The region above 8000 meters in altitude is known as the death zone because the thin air contains only about 60% of the oxygen found at sea level. Without supplemental oxygen, the human body can survive for only a short period of time in this environment. In the death zone, climbers’ brains and lungs are deprived of oxygen, increasing the risk of heart attack and stroke. All of the world’s 14 highest peaks, which are located in the Himalaya and Karakoram ranges in Asia, have death zones.

9) The 2 PM Rule

On their attempt to climb Mount Everest in 1996, Rob Hall and Scott Fischer and their teams made mistakes and poor decisions, leading to tragedy during their descent. Despite reaching the summit, they failed to consider the potential risks of their descent and ended up suffering consequences on the way back to their camp.

So, they set the “2pm rule” as a guideline to help ensure safety while ascending and descending the mountain. The rule states that climbers should start their descent from the summit no later than 2pm in order to avoid being caught in the afternoon storms that can occur on the mountain. This is because the weather can change quickly on Everest, and being caught in a storm can be extremely dangerous for climbers, particularly at high altitudes where hypothermia and other cold-weather injuries are a major concern. It’s important for climbers to be aware of the weather forecast and to monitor conditions closely while on the mountain, and to start their descent as early as possible if they think they may be at risk of being caught in a storm.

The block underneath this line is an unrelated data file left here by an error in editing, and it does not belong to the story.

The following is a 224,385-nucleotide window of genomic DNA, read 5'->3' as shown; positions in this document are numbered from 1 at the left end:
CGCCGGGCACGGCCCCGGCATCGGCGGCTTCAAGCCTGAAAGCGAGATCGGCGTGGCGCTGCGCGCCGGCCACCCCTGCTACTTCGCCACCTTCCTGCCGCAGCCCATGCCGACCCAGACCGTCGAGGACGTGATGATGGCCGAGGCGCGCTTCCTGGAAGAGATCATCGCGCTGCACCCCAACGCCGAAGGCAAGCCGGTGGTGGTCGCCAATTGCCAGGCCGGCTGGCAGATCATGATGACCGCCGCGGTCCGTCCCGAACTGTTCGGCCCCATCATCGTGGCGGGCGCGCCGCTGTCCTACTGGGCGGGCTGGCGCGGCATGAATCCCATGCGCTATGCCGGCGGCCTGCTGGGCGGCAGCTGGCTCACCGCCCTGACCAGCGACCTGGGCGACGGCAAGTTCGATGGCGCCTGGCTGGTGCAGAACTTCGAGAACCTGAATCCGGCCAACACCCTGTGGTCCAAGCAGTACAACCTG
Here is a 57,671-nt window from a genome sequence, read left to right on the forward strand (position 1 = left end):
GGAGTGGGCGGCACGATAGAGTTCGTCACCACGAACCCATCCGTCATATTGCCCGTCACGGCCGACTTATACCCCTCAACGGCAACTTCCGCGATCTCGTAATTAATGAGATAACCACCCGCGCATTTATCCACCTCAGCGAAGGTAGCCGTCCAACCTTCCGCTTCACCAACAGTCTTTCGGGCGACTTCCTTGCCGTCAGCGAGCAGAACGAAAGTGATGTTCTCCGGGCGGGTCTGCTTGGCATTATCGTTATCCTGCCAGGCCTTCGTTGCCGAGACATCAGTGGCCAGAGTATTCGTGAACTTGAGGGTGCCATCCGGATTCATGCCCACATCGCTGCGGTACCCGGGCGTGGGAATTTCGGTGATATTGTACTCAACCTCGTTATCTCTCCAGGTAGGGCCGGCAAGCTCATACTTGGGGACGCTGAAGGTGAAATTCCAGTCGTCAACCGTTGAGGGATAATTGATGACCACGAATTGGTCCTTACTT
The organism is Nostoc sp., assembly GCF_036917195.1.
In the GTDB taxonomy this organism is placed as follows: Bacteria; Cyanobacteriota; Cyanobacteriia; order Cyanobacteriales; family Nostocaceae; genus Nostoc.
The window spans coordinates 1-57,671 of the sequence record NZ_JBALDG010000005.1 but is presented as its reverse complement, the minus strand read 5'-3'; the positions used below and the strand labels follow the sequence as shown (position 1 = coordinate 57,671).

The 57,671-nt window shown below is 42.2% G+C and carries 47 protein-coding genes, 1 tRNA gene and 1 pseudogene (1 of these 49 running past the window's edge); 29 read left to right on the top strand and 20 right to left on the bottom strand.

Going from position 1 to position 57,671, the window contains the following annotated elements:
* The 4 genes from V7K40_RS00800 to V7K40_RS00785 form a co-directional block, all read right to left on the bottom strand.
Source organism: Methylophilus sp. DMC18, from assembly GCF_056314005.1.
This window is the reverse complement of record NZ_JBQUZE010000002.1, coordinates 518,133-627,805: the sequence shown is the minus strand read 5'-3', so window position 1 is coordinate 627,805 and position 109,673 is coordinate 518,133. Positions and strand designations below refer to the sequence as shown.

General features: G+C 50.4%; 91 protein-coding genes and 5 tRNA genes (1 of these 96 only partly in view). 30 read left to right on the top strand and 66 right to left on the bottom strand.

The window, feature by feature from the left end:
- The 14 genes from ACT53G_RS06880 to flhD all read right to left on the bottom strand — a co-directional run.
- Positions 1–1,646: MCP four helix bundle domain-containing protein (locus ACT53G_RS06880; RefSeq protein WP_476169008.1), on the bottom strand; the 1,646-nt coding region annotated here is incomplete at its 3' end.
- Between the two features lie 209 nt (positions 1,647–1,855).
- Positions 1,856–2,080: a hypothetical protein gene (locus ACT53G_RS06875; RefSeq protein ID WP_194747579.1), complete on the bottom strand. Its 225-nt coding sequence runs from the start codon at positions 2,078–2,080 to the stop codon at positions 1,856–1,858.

10) First Climb to Everest

The first known attempt to climb Mount Everest was made in 1921 by a British team using the Tibetan route. However, they were unable to complete the ascent due to a storm. In 1953, a British expedition organised by the Joint Himalayan Committee succeeded in reaching the summit, with Edmund Hillary of New Zealand and Tenzing Norgay, a Sherpa from Nepal, becoming the first people to reach the top of the mountain using the Southeast ridge route.

11) Everest Has Been Climbed by Over 6000 People

Since the first successful ascent of Mount Everest by Edmund Hillary and Tenzing Norgay in 1953, over 6,000 people have climbed Everest with over 10,000 successful ascents. In 2018, a record number of people who reached the summit was approximately 800 people. This broke the previous record of 667 people in the year 2013.

12) Highest Number of Times to Climb the Summit

Kami Rita, who is a Sherpa guide from Nepal has the record for most ascents to the summit since May 2018. He climbed the peak for the 26th time on 7 May 2022 and broke his own record set on 7 may 2021. Her father is one of the first professional Sherpa guides after Mount Everest was opened to foreign climbers in 1950. Moreover, he also has the record for the most 8,000 meters summit with total of 38 including Mount Everest.